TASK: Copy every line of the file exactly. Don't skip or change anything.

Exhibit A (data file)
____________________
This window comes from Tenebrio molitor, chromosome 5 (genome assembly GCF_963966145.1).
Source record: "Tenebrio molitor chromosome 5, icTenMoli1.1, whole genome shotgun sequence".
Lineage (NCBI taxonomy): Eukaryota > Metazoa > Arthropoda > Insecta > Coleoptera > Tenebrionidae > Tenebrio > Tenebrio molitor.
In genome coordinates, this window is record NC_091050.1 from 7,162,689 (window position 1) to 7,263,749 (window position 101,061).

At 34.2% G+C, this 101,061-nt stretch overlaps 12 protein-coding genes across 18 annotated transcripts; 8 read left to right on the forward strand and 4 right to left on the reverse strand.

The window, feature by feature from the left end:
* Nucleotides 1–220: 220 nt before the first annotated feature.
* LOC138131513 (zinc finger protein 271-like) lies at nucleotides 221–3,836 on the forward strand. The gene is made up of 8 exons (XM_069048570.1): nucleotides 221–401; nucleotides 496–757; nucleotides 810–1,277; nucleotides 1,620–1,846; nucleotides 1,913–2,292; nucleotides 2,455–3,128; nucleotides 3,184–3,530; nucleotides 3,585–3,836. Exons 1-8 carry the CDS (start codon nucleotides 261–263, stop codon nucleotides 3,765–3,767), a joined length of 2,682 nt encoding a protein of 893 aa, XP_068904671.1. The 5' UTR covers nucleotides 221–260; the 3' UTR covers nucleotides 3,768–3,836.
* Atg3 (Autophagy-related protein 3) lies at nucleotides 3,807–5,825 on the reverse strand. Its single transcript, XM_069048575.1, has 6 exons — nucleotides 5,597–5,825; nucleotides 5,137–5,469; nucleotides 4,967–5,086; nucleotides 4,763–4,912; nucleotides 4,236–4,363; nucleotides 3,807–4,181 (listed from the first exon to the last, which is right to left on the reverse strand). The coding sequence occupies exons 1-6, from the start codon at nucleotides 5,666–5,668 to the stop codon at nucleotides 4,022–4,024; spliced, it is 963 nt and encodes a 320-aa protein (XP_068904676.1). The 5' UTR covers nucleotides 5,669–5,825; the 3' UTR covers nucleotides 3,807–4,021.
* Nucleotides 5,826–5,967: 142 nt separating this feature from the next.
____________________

This window comes from Tenebrio molitor, chromosome 5 (genome assembly GCF_963966145.1).
Source record: "Tenebrio molitor chromosome 5, icTenMoli1.1, whole genome shotgun sequence".
Lineage (NCBI taxonomy): Eukaryota > Metazoa > Arthropoda > Insecta > Coleoptera > Tenebrionidae > Tenebrio > Tenebrio molitor.
In genome coordinates, this window is record NC_091050.1 from 7,162,689 (window position 1) to 7,263,749 (window position 101,061).

At 34.2% G+C, this 101,061-nt stretch overlaps 12 protein-coding genes across 18 annotated transcripts; 8 read left to right on the forward strand and 4 right to left on the reverse strand.

The window, feature by feature from the left end:
* Nucleotides 1–220: 220 nt before the first annotated feature.
* LOC138131513 (zinc finger protein 271-like) lies at nucleotides 221–3,836 on the forward strand. The gene is made up of 8 exons (XM_069048570.1): nucleotides 221–401; nucleotides 496–757; nucleotides 810–1,277; nucleotides 1,620–1,846; nucleotides 1,913–2,292; nucleotides 2,455–3,128; nucleotides 3,184–3,530; nucleotides 3,585–3,836. Exons 1-8 carry the CDS (start codon nucleotides 261–263, stop codon nucleotides 3,765–3,767), a joined length of 2,682 nt encoding a protein of 893 aa, XP_068904671.1. The 5' UTR covers nucleotides 221–260; the 3' UTR covers nucleotides 3,768–3,836.
* Atg3 (Autophagy-related protein 3) lies at nucleotides 3,807–5,825 on the reverse strand. Its single transcript, XM_069048575.1, has 6 exons — nucleotides 5,597–5,825; nucleotides 5,137–5,469; nucleotides 4,967–5,086; nucleotides 4,763–4,912; nucleotides 4,236–4,363; nucleotides 3,807–4,181 (listed from the first exon to the last, which is right to left on the reverse strand). The coding sequence occupies exons 1-6, from the start codon at nucleotides 5,666–5,668 to the stop codon at nucleotides 4,022–4,024; spliced, it is 963 nt and encodes a 320-aa protein (XP_068904676.1). The 5' UTR covers nucleotides 5,669–5,825; the 3' UTR covers nucleotides 3,807–4,021.
* Nucleotides 5,826–5,967: 142 nt separating this feature from the next.